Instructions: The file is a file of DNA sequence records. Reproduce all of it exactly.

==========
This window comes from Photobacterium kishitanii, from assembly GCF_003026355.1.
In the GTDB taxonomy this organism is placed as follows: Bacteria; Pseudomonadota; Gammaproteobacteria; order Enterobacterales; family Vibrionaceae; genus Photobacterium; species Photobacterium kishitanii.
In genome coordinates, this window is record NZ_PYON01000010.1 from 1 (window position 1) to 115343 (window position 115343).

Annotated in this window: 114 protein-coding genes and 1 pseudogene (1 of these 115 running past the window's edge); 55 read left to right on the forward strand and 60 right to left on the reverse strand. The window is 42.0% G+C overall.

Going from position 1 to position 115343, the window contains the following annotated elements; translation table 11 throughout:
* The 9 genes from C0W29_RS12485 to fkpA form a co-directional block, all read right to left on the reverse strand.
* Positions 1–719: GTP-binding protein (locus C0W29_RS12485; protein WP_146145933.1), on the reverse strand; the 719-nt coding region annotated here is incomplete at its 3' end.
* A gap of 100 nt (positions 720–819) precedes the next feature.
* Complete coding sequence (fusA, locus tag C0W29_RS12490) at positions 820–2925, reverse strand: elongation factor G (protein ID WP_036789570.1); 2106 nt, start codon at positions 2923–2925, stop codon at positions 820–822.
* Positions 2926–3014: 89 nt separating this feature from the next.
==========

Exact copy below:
This window comes from Photobacterium kishitanii, from assembly GCF_003026355.1.
In the GTDB taxonomy this organism is placed as follows: Bacteria; Pseudomonadota; Gammaproteobacteria; order Enterobacterales; family Vibrionaceae; genus Photobacterium; species Photobacterium kishitanii.
In genome coordinates, this window is record NZ_PYON01000010.1 from 1 (window position 1) to 115343 (window position 115343).

Annotated in this window: 114 protein-coding genes and 1 pseudogene (1 of these 115 running past the window's edge); 55 read left to right on the forward strand and 60 right to left on the reverse strand. The window is 42.0% G+C overall.

Going from position 1 to position 115343, the window contains the following annotated elements; translation table 11 throughout:
* The 9 genes from C0W29_RS12485 to fkpA form a co-directional block, all read right to left on the reverse strand.
* Positions 1–719: GTP-binding protein (locus C0W29_RS12485; protein WP_146145933.1), on the reverse strand; the 719-nt coding region annotated here is incomplete at its 3' end.
* A gap of 100 nt (positions 720–819) precedes the next feature.
* Complete coding sequence (fusA, locus tag C0W29_RS12490) at positions 820–2925, reverse strand: elongation factor G (protein ID WP_036789570.1); 2106 nt, start codon at positions 2923–2925, stop codon at positions 820–822.
* Positions 2926–3014: 89 nt separating this feature from the next.